Have you ever had breakfast in Turkey? It is by far the most tempting breakfast in the world! A traditional Turkish breakfast is super rich with a variety of delicious foods. You eat with your eyes first and literally feel in heaven!
Today we will look at the most famous Turkish breakfast recipes out there. Traditionally, in Turkey, all breakfast foods are served together. The more food, the better. The table should look really LOADED. You feel like there is no limit.
For Turkish people, breakfast (kahvalti) is never a grab-and-go meal. It has to be in the form of a spread including several foods. Let's learn a bit more on this morning feast.
What Is A Turkish Breakfast?
A typical Turkish breakfast isn’t just a simple meal of the day. It’s seen as one of the most important rituals in this cuisine.
During this time, you are meant to leisurely enjoy your meal, take in all of the delicious flavors, and enjoy some time with your loved ones around the table. In fact, on weekends it can last for hours and have many courses!
So it comes as no surprise that there are loads of traditional Turkish breakfast dishes out there! There might be regional differences but the main foods that are always on the table in the mornings are eggs(boiled or fried), cheese, black olives, green olives, jams, butter, honey, bread, green peppers, tomato and cucumber slices.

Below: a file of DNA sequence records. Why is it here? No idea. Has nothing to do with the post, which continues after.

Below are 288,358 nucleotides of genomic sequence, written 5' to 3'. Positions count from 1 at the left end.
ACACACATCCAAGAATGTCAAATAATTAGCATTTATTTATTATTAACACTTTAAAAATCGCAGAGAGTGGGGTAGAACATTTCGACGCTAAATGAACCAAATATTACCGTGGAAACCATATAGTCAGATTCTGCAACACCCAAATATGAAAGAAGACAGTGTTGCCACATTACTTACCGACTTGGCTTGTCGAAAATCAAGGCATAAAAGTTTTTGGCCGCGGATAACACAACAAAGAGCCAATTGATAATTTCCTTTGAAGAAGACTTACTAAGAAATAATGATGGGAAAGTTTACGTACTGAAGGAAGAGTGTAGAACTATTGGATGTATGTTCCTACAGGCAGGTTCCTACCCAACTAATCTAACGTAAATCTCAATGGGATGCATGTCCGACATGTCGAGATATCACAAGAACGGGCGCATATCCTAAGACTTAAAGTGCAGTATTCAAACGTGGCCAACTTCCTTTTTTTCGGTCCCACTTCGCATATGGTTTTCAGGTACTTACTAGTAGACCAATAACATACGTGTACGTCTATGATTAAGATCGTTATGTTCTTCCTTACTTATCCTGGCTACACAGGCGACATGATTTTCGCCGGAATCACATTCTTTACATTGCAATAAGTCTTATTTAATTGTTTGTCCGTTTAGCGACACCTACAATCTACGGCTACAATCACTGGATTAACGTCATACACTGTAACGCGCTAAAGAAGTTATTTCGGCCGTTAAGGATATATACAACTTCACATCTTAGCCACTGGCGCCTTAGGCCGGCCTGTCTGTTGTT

And this table becomes even more abundant at the weekends. More foods are added on table to make a full Turkish breakfast. Menemen and fried eggs with sujuk are always the star of weekend mornings.
Besides the foods above, you see pastries like simit (Turkish bagel), boyoz (a type of flaky pastry made with sunflower oil and tahini), borek, gozleme, pide are served in addition to bread. And bread has to be special at a typical Turkish brunch. Bazlama is the most loved breakfast bread as it is so good when eaten warm with some butter on it.
Also, you can add fresh or dried fruits, nuts, a mixture of tahin and pekmez(grape molasses), kaymak (similar to clotted cream) and honey, a good quality olive oil, herbs like parsley, fresh dill or mint (with some drops of lemon juice).
Now, you know why people in Turkey are looking forward to having breakfast at the weekends.
How To Eat This Huge Breakfast
If you have never experienced it, you might be wondering how to eat Turkish breakfast. Although it is huge and consists of lots of dishes, you don't have to eat them all. You take a little bit of everything (or whatever you prefer) on your plate. You finish what you have on your plate and then if you want to continue, you can take more.
And it is completely a personal preference to start with sweets or savory dishes.
If you happen to visit Istanbul or another place in Turkey, you have to experience a festive Turkish breakfast! Until then, check out the guide we have prepared and create your own Turkish breakfast spread with a selection of foods below.